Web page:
If you are chronically online, odds are you have seen clips over the past few months of Diane Morgan’s character Philomena Cunk from the Netflix mockumentary Cunk on Earth. The most notable of these soundbites went viral on TikTok and features Morgan’s character asking Oxford art history professor Martin Kemp, “which was more culturally significant: The Renaissance or Single Ladies by Beyoncé?” The pre-release hype surrounding the series, which premiered Jan. 31, prompted great anticipation in me—so much excitement that I decided to become a television critic for a day.
In five half-hour episodes, the show ambitiously promises to retrace the entire history of human civilization. Through interviews with academics and narrated walks across historical sights, our socially unaware, dim-witted narrator Philomena Cunk (Diane Morgan) ultimately failed to make me do anything but blow air out of my nose slightly harder than usual.
My biggest gripe with the series is that the premise could have been better executed—instead, it just feels like a misspend of who knows how many millions of Netflix’s dollars. If only some of the money spent on shooting on location could have been invested in paying some decent comedy writers, I don’t think I would be here writing this review. A sizable gap in the humour comes from the time Cunk wastes asking guests idiotic questions. Before anyone argues that that is exactly the point of the show, I would contend that while there are some funny moments in the interviews, most of the segments are wasted on jokes that do not land.
The Sacha Baron Cohen–esque humour that Cunk attempts is only funny in the context of secrecy and unassuming participants. Cunk on Earth’s version feels too scripted, and the expert reactions do not mesh with Cunk’s attempts at levity. This is apparent in the section on the Olympic games, where Cunk interviews Dr. Lindsay Coo, a senior lecturer in Ancient Greek Language and Literature at the University of Bristol. Cunk launches into a mini tirade about the audience at the first Olympic games being able to see “right up their (athletes’) bumholes” (since athletes were competing naked), to which Coo doesn’t really have any significant reaction. The lewd quality of this joke is the rule rather than the exception with the humour in this documentary. Perhaps the jokes might have landed better if the audience was better introduced to Philomena Cunk as a character, or if the expert’s reactions, while they were being interviewed, were less contrived. But, in its current form, the interviews feel like a repetitive misuse of audience time and expert talent.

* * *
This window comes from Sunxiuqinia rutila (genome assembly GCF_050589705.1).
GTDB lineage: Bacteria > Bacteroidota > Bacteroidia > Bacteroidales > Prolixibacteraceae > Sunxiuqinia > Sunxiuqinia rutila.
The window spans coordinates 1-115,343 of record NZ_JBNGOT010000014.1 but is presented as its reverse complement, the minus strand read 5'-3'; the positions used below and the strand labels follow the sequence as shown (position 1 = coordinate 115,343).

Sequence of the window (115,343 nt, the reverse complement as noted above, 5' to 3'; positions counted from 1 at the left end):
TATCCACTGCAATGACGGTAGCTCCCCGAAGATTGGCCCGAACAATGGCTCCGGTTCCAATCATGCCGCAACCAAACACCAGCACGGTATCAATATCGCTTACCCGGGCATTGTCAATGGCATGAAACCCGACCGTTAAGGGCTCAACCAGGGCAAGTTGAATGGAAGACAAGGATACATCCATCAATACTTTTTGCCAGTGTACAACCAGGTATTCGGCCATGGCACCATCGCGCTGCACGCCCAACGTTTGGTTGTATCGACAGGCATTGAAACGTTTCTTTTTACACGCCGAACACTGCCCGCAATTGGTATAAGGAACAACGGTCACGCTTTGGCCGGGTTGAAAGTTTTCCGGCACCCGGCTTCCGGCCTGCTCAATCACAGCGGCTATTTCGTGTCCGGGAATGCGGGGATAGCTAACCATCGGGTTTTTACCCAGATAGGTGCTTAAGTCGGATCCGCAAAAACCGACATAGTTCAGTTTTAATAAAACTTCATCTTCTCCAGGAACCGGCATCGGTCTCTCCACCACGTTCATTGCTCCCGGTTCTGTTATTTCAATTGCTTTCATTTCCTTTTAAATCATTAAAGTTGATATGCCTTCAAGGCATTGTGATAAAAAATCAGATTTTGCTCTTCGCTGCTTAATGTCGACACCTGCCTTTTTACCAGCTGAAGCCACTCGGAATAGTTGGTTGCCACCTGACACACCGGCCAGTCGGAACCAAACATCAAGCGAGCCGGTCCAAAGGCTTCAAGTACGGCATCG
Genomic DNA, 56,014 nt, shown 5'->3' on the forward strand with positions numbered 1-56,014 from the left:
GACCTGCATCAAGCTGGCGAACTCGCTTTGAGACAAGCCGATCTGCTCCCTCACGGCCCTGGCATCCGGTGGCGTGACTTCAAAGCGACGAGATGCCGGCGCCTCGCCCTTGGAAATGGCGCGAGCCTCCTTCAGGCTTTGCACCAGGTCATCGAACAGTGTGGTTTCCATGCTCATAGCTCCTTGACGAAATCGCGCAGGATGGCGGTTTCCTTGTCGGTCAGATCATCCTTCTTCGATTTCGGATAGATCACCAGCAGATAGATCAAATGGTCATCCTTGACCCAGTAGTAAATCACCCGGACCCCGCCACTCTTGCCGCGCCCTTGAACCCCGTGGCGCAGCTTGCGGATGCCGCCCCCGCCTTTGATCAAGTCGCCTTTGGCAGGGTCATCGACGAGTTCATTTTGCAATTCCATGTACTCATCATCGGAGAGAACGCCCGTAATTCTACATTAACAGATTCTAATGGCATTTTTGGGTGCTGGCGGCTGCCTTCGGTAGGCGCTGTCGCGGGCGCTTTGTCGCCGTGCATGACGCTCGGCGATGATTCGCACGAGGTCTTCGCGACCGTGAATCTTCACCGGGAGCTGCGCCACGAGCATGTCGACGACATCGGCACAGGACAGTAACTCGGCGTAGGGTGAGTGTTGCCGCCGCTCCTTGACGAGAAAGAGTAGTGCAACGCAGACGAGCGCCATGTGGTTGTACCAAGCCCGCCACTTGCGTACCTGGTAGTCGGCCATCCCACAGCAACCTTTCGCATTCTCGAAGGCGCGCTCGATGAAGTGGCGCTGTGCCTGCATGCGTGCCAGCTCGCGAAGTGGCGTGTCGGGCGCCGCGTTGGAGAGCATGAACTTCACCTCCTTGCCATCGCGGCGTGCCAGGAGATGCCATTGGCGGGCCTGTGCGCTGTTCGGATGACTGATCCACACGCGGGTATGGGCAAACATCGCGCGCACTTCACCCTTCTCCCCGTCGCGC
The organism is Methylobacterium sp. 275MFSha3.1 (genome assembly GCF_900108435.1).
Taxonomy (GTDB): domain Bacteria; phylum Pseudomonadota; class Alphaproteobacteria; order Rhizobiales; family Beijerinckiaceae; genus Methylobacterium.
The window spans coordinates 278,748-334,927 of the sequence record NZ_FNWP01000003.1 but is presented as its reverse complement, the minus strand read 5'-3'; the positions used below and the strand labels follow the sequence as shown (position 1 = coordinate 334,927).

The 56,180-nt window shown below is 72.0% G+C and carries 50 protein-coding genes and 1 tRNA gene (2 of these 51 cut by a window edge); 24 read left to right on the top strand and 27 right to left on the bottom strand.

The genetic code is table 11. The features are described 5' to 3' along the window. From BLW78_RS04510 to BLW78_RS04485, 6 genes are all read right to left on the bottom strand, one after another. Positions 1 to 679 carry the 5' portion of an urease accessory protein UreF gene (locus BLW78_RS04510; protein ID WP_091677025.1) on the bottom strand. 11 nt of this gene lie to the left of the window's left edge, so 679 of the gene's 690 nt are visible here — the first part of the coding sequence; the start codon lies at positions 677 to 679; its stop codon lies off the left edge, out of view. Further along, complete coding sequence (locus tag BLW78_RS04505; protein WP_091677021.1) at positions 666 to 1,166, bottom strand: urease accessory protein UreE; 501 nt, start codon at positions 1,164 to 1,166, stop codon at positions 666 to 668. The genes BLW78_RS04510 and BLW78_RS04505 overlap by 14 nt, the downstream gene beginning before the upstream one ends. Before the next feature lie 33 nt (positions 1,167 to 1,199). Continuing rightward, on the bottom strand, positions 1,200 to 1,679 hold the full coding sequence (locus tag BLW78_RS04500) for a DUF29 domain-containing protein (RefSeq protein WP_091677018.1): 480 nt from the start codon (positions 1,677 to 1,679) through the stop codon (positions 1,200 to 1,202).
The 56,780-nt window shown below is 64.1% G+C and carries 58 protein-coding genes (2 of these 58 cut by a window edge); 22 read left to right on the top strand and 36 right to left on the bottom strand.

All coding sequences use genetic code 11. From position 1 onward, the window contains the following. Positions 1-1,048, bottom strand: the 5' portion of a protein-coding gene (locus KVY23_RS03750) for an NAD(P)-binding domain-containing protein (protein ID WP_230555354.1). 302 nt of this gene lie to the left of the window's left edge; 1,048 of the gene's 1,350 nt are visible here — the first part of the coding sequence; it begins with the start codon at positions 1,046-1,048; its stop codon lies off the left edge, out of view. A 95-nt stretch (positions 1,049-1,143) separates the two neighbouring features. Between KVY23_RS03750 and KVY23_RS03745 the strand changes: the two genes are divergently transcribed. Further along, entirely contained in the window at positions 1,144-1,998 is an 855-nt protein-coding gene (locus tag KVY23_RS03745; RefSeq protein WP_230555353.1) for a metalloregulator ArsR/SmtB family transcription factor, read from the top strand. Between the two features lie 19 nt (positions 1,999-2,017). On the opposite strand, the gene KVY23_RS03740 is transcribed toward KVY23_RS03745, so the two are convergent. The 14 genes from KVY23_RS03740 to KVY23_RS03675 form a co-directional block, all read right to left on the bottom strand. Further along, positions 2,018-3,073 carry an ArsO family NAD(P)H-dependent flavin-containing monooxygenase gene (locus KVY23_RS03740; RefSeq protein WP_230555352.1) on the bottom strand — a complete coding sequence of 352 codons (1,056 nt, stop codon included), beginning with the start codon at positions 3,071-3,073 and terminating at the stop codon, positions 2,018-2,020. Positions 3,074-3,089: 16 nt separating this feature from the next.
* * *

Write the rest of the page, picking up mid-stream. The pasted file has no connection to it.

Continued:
The documentary reaches a point of diminishing returns with Cunk’s attempts at situational humour. In the fourth episode of the series, “Rise of the Machines,” Cunk interviews Jonathan Ferguson, keeper of firearms and artillery at the Royal Armouries. She spends actual airtime asking him what would happen if she looked straight down the barrel of the gun, and very cleverly questioning the idea of the American Constitution protecting the right to bear arms—since bears don’t have arms (Philomena, we all heard this joke in 2006). In her full interview with Kemp, she asks about the “renaissauce”, and with medieval historian Laura Ash of the University of Oxford, about the “darkages” instead of the Dark Ages. For McGill students, Cunk reminds me of those peers in your lecture who just cannot help but annoy the class with their blend of confidence and stupidity, the ones that make you wonder, “are they actually still talking right now?”
Some of the dry humour, however, did make me laugh. For example, Cunk describes the guillotine as “the most humane way to decapitate someone in front of a jeering crowd” and explains to her audience that Jesus Christ became a carpenter since he was named after the two words one is most likely to utter after hitting their finger with a hammer. From Jesus to Louis XVI, she runs the gamut of human civilization, as promised, but fails to touch on any interesting aspects.
Ultimately, the heartening opportunity to produce something that is both educational and comedic was thrown away. Cunk on Earth is best consumed through shortened TikTok clips, as watching it in its entirety feels like a waste of time.